My name is Mark, and I have an amazing son called James who just happens to be autistic. He was confirmed as autistic when he was two years old and at age 15 he was also diagnosed with epilepsy.
There are many appointments and meetings that can cause James distress, but we are especially keen that he gets regular medical check-ups. The one that we all dread is a trip to the dentist and it’s no different for James except that we need to make special arrangements for this to be as comfortable as possible.
When he was younger it was easy; he had regular appointments with a specialist additional needs dentist who understood exactly what was necessary for James to feel safe and to get the review he needed. The appointment was stress free – he’d go in, they’d check his teeth, and he remained calm throughout.
This all changed when James turned 19 as he needed to switch to an adult dentist, and I was dreading the impact this would have on him. Any change is very difficult for James, but we tried our best to manage the transition. We showed him pictures of what the new dentist’s premises looked like and plotted the journey to get there with him using an online app but when we arrived for his first appointment, James refused point blank to go in.
After a while of trying to convince James that he would be safe it was obvious that he wasn’t going to feel comfortable. I went into reception and explained that James couldn’t make the transition to this new service at this time. I was expecting them to rearrange the appointment but to my surprise they actually offered to come out and see James whilst he sat in the car.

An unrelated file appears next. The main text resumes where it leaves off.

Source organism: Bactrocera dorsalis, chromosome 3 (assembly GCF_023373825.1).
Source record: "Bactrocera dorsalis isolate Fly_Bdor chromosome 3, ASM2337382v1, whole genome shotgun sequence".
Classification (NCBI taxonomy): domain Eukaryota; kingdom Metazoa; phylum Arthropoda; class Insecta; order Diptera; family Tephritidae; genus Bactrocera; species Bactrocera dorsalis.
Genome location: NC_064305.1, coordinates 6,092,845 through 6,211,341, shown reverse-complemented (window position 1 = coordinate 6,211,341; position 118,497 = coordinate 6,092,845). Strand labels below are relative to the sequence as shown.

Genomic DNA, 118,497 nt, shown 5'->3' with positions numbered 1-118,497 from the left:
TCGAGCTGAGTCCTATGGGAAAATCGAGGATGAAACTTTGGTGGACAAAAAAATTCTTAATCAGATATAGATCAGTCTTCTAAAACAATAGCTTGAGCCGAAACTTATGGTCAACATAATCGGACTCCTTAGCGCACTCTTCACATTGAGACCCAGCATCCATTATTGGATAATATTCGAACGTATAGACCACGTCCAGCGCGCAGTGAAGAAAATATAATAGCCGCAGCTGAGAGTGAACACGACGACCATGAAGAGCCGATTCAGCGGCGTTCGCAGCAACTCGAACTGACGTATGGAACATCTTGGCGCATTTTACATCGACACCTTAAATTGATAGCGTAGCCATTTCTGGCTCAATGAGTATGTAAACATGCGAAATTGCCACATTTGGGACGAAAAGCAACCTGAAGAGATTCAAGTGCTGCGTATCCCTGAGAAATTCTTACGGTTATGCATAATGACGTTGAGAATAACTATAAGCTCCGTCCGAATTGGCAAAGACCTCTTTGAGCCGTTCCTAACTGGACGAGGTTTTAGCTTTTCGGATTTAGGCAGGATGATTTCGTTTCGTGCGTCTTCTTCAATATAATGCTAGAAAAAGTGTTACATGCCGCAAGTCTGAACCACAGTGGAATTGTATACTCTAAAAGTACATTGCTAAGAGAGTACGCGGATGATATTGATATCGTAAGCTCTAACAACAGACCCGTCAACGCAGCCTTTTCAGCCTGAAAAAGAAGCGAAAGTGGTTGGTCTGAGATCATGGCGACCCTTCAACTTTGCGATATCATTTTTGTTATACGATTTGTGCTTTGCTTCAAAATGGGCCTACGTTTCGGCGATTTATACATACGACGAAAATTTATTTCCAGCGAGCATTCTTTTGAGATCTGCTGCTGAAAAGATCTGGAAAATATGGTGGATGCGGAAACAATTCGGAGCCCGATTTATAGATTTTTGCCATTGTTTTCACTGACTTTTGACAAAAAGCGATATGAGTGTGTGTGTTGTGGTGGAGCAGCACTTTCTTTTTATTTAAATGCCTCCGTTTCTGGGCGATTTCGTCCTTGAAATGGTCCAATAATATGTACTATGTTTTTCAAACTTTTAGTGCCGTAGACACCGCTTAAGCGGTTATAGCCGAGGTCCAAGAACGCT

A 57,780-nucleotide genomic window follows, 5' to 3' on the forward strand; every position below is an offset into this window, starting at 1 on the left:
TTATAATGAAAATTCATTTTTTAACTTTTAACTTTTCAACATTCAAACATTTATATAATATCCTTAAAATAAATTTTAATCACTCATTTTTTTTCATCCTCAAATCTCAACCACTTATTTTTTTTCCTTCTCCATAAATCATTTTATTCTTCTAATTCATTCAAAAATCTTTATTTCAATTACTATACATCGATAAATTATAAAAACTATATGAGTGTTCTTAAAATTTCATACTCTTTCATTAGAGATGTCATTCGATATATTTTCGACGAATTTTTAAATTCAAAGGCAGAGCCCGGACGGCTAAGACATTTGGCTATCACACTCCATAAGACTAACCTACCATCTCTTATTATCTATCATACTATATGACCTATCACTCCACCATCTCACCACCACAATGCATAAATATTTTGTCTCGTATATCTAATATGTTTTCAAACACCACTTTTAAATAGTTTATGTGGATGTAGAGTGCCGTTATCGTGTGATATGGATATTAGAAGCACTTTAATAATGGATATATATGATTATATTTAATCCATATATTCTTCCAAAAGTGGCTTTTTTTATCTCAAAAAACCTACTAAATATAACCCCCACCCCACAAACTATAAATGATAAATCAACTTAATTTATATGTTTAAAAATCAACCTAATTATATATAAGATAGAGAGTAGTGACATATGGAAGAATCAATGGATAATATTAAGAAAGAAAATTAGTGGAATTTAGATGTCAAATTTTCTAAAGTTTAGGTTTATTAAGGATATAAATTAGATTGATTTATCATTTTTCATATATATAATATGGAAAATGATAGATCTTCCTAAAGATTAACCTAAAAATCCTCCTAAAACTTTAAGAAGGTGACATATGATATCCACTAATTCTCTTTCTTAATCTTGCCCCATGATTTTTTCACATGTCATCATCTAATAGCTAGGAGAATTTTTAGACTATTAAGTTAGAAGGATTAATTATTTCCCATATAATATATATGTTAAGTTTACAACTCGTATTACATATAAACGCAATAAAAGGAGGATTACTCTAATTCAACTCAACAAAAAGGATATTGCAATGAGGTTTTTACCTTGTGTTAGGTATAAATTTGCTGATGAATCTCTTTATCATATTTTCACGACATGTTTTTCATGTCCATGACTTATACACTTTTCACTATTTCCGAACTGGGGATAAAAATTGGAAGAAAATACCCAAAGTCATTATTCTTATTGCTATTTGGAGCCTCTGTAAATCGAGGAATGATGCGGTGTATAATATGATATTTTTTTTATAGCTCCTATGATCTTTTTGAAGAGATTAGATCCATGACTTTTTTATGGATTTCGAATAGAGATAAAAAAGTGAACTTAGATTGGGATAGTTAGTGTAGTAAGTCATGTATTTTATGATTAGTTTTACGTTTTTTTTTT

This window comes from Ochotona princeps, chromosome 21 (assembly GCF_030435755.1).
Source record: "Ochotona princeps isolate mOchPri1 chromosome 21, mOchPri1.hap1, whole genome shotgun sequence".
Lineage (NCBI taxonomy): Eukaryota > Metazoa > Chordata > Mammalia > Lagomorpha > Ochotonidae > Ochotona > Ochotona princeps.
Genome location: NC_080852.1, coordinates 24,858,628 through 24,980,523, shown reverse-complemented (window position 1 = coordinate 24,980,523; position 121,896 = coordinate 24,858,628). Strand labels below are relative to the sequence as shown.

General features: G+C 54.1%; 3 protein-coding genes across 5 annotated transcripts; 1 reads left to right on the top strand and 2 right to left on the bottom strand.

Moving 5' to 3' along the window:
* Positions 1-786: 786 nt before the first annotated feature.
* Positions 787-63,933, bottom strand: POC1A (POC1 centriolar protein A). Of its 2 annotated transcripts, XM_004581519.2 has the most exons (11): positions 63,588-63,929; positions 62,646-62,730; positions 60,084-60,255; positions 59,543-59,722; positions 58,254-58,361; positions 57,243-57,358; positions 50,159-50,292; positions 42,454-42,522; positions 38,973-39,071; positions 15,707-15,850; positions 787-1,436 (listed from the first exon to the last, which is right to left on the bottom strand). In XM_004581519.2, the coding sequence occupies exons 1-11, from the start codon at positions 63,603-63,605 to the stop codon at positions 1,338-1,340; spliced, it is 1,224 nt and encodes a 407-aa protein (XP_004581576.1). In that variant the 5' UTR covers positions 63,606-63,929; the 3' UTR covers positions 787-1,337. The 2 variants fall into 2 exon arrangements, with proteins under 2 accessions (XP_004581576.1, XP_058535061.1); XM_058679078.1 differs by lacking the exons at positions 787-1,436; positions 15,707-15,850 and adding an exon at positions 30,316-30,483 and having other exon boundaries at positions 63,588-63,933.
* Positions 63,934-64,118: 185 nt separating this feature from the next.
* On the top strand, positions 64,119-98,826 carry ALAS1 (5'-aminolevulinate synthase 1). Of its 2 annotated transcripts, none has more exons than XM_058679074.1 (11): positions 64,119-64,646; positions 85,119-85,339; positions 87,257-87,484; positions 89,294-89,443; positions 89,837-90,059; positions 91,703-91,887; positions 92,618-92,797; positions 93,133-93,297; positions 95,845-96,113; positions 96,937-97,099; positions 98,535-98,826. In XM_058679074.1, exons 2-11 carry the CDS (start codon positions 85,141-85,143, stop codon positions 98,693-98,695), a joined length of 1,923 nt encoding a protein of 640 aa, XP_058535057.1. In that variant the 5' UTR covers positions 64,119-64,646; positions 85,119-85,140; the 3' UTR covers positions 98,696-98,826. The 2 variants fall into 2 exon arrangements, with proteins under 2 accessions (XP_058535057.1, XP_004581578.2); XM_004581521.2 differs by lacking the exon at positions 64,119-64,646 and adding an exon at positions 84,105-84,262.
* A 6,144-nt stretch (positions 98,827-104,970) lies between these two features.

The dentist was very kind to James, she didn’t loom over him but managed to communicate in a way that meant she was able to do a full inspection of James’ teeth. This has happened three times now and each time it gets easier. I am hoping that one day James will feel confident enough to actually go into the surgery and sit in the chair but for the time being I am happy that he is getting regular check-ups and his teeth are being looked after.
Learn, Understand, Accept
I was not expecting this kindness and empathy, but it gives me hope that the more people who learn about autism and what is required to make life easier for those living with autism, the closer we get to a world of acceptance and inclusion.